He was larger than life


Jeff Gilliland Staff columnist

Jeff Gilliland Staff columnist


A man I wish I had known better passed away this week. His name was Jon “Joe” Duane Cole, and our community is less because of his passing.

I knew Joe had not been in the best of health for a while now, but still I could not quite wrap my mind around him passing away. Because Joe seemed almost larger than life, so big and strong that it kind of seemed he would defy death.

I never knew Joe all that well, but he was always around. He was there when I was a little kid, following my dad to Sunday afternoon basketball gatherings where he and Joe both played. He was there at most all of my high school basketball games and track meets. When I started covering high school athletics for a living he was at almost every Hillsboro game I was at, and other contests, too. He and his wife, Arlene, worked the fish fry late every summer, signaling the beginning of the local football season, and when I moved on from sports, I saw them year after year at Veterans Day services, and other smillar places, too.

I have seen many pictures of the softball teams Joe and my father played on together, but mostly I remember those Sunday afternoon basketball games at the old Hillsboro High School gym. That’s where I first met Joe and Arlene’s oldest son, Jon.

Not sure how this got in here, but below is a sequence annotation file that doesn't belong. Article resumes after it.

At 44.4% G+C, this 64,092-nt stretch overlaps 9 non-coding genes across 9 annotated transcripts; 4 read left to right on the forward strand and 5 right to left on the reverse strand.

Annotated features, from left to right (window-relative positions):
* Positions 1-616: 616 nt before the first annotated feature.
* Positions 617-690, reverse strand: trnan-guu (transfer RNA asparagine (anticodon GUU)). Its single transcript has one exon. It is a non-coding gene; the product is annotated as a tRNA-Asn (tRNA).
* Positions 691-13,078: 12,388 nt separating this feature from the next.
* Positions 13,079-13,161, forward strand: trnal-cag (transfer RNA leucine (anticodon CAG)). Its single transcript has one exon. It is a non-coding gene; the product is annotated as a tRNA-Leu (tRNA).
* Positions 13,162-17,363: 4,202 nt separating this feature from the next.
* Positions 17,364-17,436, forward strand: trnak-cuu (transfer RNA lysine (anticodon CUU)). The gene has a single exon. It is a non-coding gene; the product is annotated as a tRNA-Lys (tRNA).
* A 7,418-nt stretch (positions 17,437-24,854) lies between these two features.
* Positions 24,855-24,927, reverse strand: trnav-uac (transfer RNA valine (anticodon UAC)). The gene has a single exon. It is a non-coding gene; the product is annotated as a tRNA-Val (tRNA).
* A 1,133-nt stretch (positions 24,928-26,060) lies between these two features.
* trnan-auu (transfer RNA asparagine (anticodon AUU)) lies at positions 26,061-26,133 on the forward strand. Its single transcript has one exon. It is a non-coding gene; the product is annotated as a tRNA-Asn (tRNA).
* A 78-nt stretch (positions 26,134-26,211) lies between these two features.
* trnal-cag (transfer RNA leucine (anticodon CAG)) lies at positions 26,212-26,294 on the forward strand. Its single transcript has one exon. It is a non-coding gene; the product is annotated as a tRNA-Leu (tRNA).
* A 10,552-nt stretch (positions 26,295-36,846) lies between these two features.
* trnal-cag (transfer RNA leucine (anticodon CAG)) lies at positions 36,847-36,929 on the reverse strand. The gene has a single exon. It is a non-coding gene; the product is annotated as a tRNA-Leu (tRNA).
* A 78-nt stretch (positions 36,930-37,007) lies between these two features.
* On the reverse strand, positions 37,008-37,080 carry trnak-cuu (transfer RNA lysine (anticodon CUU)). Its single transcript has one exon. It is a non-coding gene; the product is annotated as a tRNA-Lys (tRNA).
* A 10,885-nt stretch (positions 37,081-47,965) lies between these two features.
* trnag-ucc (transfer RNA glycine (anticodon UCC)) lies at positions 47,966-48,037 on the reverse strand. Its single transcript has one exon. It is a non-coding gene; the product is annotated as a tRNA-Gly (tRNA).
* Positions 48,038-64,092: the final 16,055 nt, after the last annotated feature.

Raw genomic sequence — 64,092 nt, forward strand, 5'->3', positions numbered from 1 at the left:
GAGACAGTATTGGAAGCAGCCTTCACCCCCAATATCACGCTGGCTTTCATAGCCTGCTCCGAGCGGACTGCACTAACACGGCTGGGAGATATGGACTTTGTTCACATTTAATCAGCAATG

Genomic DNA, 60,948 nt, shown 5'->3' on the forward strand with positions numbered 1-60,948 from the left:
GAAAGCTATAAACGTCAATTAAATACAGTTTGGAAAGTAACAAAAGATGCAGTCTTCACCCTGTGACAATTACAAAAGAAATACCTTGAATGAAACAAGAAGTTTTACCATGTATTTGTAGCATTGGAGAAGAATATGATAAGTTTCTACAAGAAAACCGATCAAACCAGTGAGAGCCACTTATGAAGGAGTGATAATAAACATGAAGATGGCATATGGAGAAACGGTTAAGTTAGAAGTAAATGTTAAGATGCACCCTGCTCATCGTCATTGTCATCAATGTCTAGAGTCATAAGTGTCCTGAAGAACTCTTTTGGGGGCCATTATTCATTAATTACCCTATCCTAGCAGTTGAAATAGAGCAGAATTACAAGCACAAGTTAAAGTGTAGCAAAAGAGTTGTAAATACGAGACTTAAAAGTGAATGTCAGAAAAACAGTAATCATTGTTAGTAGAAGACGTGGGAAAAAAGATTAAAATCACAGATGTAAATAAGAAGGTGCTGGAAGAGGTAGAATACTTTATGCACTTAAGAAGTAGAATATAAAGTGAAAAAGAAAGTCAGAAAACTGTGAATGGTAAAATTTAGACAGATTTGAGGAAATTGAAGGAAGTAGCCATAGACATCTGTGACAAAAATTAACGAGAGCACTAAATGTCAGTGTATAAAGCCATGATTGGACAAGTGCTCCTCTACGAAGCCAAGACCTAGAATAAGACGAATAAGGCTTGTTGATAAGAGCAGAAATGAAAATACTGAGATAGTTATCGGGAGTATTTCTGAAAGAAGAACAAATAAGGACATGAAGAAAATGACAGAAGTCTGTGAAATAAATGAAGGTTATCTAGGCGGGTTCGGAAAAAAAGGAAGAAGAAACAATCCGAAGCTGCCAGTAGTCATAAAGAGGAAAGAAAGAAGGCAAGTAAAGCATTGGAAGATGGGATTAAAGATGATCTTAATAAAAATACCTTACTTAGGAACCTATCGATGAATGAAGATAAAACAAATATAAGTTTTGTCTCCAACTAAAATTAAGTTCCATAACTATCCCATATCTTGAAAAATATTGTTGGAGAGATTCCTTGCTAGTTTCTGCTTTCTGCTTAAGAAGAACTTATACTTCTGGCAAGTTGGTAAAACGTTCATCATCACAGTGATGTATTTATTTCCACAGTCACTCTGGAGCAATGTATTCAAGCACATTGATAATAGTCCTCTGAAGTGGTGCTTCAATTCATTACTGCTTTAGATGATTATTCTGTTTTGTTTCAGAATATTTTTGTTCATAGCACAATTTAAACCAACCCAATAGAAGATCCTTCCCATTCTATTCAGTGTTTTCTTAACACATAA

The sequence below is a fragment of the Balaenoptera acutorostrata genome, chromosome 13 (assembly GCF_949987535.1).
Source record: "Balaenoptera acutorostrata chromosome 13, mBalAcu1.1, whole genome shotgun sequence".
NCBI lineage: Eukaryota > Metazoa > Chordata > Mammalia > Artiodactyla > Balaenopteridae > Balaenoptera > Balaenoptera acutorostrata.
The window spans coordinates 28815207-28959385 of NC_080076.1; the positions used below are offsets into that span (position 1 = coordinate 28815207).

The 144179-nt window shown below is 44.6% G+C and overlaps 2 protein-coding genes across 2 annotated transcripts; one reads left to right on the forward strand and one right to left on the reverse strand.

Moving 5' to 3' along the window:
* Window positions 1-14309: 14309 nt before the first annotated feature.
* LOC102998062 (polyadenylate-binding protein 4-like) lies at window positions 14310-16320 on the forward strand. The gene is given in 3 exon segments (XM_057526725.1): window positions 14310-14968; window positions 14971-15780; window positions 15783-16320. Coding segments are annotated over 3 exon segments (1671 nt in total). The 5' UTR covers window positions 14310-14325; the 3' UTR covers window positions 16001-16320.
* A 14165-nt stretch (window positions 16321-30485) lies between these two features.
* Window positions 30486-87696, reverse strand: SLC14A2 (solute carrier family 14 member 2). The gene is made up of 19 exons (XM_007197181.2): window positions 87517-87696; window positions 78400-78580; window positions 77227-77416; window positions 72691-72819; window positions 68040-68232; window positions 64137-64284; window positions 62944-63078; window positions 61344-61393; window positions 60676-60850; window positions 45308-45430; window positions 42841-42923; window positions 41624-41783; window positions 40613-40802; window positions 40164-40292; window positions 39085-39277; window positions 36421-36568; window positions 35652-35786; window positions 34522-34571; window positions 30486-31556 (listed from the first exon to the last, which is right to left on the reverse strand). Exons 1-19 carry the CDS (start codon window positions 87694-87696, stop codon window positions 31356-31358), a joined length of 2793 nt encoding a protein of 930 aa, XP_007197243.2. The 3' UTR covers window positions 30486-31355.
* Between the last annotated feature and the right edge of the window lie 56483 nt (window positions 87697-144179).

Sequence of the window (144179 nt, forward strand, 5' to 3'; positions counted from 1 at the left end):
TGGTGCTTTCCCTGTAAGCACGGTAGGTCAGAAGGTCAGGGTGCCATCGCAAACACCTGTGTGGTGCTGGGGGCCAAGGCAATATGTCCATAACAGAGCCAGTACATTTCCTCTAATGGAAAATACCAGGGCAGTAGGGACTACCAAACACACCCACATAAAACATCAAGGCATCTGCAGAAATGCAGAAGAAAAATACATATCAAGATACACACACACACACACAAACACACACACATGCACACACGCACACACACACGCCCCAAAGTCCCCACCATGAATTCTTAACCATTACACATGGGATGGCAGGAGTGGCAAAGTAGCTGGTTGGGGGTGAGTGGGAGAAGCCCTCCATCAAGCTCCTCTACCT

How could we have known back then that we would became high school teammates in basketball and track, and lifelong friends? Little did we know that the precedent had already been set.

Jon is a year younger than me, in the same Hillsboro High School class of 1980 as my brother Brent. Like his dad, Jon has always been big and strong, while the guys in my family tend to be on the smaller side. But during our school years Brent was especially small, so Jon watched over him. While Jon teasingly picked on Brent regularly, he would not let anyone else lay a hand on him.

Back in the 1950s, when my dad was a year behind Joe in high school, dad once smarted off to an opponent at a track meet. The opponent was big and bad, and when the opponent came after my dad, dad figured he was in big trouble. But Joe came to his rescue.

Another time several years ago, when I was working as a sports editor I said something at a wrestling match that I did not intend anyone to hear. But someone did. After the match, a massive man came after me, obviously intent on teaching me a lesson. But Joe’s brother, Larry, about half the other man’s size, stepped between us and saved my hide. The Coles are like that – eager to help those in need and willing to lend a hand whenever asked.

When I think of Joe, especially in my younger years, I remember a big man with serious look on his face and a deep, intimidating voice. Locked forever in my mind is one memory of that resounding voice, and how that day changed forever how I looked at Joe.

The class of 1980 was very talented athletically. In basketball, they lost a total of one game in their seventh, eighth and ninth grade years, and they were similarly successful in football and track.